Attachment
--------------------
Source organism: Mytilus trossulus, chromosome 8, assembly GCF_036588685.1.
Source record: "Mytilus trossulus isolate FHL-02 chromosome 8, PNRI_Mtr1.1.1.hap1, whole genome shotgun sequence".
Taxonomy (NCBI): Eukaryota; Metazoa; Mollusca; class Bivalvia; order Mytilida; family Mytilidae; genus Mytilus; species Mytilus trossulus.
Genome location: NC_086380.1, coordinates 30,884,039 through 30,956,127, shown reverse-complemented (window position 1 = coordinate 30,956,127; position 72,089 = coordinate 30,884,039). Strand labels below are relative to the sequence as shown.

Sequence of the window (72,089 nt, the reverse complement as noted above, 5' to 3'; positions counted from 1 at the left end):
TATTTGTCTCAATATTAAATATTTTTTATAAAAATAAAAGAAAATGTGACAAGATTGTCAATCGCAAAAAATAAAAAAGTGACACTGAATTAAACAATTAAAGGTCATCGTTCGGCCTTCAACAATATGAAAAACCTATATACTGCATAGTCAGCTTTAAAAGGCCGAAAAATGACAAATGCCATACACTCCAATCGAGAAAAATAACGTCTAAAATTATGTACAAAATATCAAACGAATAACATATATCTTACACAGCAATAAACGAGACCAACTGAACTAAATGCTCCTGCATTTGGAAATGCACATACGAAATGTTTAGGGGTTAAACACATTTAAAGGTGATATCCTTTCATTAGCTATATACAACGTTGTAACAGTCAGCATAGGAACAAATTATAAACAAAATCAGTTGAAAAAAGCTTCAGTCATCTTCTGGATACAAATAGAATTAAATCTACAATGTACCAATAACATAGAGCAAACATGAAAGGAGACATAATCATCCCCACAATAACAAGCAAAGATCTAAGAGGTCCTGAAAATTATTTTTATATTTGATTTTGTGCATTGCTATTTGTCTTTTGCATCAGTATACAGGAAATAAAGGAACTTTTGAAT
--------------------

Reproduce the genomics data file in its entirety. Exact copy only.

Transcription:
Source organism: Mytilus trossulus, chromosome 8, assembly GCF_036588685.1.
Source record: "Mytilus trossulus isolate FHL-02 chromosome 8, PNRI_Mtr1.1.1.hap1, whole genome shotgun sequence".
Taxonomy (NCBI): Eukaryota; Metazoa; Mollusca; class Bivalvia; order Mytilida; family Mytilidae; genus Mytilus; species Mytilus trossulus.
Genome location: NC_086380.1, coordinates 30,884,039 through 30,956,127, shown reverse-complemented (window position 1 = coordinate 30,956,127; position 72,089 = coordinate 30,884,039). Strand labels below are relative to the sequence as shown.

Sequence of the window (72,089 nt, the reverse complement as noted above, 5' to 3'; positions counted from 1 at the left end):
TATTTGTCTCAATATTAAATATTTTTTATAAAAATAAAAGAAAATGTGACAAGATTGTCAATCGCAAAAAATAAAAAAGTGACACTGAATTAAACAATTAAAGGTCATCGTTCGGCCTTCAACAATATGAAAAACCTATATACTGCATAGTCAGCTTTAAAAGGCCGAAAAATGACAAATGCCATACACTCCAATCGAGAAAAATAACGTCTAAAATTATGTACAAAATATCAAACGAATAACATATATCTTACACAGCAATAAACGAGACCAACTGAACTAAATGCTCCTGCATTTGGAAATGCACATACGAAATGTTTAGGGGTTAAACACATTTAAAGGTGATATCCTTTCATTAGCTATATACAACGTTGTAACAGTCAGCATAGGAACAAATTATAAACAAAATCAGTTGAAAAAAGCTTCAGTCATCTTCTGGATACAAATAGAATTAAATCTACAATGTACCAATAACATAGAGCAAACATGAAAGGAGACATAATCATCCCCACAATAACAAGCAAAGATCTAAGAGGTCCTGAAAATTATTTTTATATTTGATTTTGTGCATTGCTATTTGTCTTTTGCATCAGTATACAGGAAATAAAGGAACTTTTGAAT